Steve Deace provides six reasons why “lesser of two evils” voting is wrong for Christians, and then explains why he cannot vote for Mitt Romney. In part:
I have thought and prayed about this a lot, including today with the revelation Obama actually belonged to what amounts to a socialist party as recently as 1997. Nevertheless, I have documented Romney’s anti-marriage, anti-life, and anti-liberty record, as well as the fact he is a serial liar and flip-flopper. For the past five years I have been one of the select people with a platform actually willing to educate my fellow patriots on Romney’s actual record (http://stevedeace.com/news/iowa-politics/the-case-against-mitt-romney/). How can I now, as a Christian with such a public platform, then turn right around and tell people I am willing to vote for someone who has stood (who knows where he stands now?) against everything I claim I am for? Especially since Romney is not only unrepentant but continues to lie and distort his own record? Forgiveness isn’t unconditional. It begins with repentance.
My own credibility is at stake here. I constantly criticze situational ethics and subjective moral standards. Does Romney now become better because of how bad Obama is? If one of my children lies repeatedly to their mother, do I not hold them accountable because another sibling stabbed her with a butcher knife? What kind of an example is that? If I endorse Romney, do I go on MSNBC and say as a Christian on national television my liar is better than your liar?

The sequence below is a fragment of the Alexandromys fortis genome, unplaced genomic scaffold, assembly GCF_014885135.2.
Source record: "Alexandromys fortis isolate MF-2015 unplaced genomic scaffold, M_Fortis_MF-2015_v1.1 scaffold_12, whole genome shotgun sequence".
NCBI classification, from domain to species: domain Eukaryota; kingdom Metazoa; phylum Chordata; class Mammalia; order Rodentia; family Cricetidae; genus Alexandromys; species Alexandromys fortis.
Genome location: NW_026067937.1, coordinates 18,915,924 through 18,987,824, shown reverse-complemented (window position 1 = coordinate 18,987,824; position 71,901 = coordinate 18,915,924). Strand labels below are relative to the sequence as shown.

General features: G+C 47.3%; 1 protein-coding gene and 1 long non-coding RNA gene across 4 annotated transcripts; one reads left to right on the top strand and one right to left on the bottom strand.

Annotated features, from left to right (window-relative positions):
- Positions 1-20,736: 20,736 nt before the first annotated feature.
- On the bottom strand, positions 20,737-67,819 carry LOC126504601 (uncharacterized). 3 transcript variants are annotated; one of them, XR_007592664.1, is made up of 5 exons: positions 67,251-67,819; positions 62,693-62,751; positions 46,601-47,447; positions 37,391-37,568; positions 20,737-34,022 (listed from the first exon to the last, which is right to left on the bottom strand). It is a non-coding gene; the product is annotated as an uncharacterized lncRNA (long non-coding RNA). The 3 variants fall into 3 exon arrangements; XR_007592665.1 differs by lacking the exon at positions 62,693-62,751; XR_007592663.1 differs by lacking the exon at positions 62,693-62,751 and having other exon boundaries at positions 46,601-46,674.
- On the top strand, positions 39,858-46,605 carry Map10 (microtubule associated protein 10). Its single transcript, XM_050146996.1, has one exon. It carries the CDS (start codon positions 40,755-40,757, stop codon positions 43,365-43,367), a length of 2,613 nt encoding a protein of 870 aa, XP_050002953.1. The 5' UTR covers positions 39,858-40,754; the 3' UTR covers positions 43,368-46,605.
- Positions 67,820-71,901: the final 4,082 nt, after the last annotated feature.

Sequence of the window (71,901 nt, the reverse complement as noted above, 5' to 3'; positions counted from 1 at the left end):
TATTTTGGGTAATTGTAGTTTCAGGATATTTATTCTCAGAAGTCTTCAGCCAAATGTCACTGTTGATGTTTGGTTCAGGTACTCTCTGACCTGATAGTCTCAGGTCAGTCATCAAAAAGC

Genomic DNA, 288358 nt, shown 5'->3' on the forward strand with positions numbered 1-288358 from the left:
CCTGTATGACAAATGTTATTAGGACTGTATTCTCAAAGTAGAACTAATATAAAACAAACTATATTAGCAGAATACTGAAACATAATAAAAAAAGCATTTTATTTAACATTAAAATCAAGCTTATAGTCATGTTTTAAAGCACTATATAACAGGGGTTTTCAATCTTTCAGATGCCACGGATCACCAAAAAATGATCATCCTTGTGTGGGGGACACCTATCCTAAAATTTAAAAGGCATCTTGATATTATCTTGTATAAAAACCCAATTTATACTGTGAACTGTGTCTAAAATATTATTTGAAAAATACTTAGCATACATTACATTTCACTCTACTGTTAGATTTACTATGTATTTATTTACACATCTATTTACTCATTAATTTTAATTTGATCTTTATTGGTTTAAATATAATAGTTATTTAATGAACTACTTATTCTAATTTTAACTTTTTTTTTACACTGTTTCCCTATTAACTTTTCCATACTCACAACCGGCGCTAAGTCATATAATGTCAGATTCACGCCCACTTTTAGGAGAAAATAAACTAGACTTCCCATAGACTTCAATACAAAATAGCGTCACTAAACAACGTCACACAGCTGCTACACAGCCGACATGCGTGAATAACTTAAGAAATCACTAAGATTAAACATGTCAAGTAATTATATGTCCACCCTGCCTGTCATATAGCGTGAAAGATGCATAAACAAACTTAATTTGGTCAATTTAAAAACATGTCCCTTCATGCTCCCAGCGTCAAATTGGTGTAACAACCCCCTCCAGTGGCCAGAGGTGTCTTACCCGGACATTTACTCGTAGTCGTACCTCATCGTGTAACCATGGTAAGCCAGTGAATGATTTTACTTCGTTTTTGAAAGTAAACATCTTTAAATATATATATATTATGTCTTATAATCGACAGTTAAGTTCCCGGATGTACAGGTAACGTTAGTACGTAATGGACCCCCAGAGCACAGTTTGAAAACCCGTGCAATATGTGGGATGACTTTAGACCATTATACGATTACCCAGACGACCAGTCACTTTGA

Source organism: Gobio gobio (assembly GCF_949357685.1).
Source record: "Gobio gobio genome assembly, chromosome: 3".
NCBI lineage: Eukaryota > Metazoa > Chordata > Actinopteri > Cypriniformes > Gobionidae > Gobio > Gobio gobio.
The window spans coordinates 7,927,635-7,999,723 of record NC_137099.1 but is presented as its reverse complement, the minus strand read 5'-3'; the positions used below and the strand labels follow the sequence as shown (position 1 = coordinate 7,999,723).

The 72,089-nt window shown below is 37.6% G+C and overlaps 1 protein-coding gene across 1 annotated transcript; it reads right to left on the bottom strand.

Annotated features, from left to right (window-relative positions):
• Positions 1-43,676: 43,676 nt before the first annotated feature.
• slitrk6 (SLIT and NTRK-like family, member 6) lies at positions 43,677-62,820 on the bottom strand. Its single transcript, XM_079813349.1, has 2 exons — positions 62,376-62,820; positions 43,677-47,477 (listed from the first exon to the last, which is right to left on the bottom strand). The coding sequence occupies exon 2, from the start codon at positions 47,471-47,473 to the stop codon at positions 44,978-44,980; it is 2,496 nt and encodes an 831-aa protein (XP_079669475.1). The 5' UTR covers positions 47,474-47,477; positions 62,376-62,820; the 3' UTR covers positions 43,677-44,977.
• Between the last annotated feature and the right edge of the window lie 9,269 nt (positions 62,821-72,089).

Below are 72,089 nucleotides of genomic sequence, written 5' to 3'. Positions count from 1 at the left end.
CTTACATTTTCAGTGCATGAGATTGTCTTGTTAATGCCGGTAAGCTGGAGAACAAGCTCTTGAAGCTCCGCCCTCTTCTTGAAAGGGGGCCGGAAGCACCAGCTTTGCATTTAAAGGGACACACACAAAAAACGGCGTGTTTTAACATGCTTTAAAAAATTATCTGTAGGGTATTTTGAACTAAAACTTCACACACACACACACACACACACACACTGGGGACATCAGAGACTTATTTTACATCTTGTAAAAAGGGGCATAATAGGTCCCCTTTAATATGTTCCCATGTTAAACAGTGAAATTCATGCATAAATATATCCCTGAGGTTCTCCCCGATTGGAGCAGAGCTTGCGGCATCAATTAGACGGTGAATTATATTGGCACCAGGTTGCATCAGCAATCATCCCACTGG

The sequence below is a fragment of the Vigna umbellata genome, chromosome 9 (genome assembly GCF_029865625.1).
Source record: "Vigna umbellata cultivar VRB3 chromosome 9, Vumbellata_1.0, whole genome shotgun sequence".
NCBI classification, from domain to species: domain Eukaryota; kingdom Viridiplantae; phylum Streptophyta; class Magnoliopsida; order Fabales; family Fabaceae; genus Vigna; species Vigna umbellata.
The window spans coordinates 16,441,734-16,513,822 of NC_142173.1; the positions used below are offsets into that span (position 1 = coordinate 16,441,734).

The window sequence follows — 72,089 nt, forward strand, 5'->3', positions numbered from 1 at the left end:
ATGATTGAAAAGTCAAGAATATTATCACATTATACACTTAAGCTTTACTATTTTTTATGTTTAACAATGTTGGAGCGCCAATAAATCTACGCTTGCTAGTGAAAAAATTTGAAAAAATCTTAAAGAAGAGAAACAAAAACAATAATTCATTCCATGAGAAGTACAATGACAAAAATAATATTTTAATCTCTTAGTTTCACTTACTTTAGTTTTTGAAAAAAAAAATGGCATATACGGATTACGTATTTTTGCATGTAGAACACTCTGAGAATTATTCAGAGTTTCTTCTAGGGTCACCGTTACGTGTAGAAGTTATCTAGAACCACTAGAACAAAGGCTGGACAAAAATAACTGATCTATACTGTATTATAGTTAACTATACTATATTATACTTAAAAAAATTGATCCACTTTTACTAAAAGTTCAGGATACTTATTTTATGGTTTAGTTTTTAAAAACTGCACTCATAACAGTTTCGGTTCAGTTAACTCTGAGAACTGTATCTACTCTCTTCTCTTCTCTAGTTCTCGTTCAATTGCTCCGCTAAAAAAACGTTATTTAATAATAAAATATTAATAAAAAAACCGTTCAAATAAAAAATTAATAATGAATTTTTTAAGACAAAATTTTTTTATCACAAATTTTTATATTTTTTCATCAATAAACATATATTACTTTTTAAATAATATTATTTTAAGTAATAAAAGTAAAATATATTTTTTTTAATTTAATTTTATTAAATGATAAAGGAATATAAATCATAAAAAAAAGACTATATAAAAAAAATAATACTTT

I say that knowing what’s at stake in this election, but I wonder if we truly know what’s at stake. The future of the country is at stake, but that future is not up to Romney or Obama. It is up to us. Romney and Obama are a symptom of our problems, and perhaps symbolize them. It is the subjective morality, situational ethics, and lack of integrity in our society that gives us leaders like these two deeply flawed men, and until that changes I fear little else will regardless of who lives at 1600 Pennsylvania Avenue.
God has granted me a large platform, and by His grace it is getting and will get larger. I have a responsibility to steward that platform. I believe to steward that platform I must guard my integrity zealously, especially given how much temptation I am subjected to each day to just give a little here and there. Giving a little here and there is exactly how our leaders who have fallen started their fall. I grow tired of us being disappointed in our leaders’ unwillingness to take a stand and stick to it, rather than conforming to the culture. I want my children to know that daddy’s yes is his yes and his no is his no, and that their daddy is willing to accept the consequences for those decisions every bit as much as he’s willing to reap the rewards. . . .
We will never rebuild America’s moral foundation if we don’t first rebuild trust with our fellow Americans.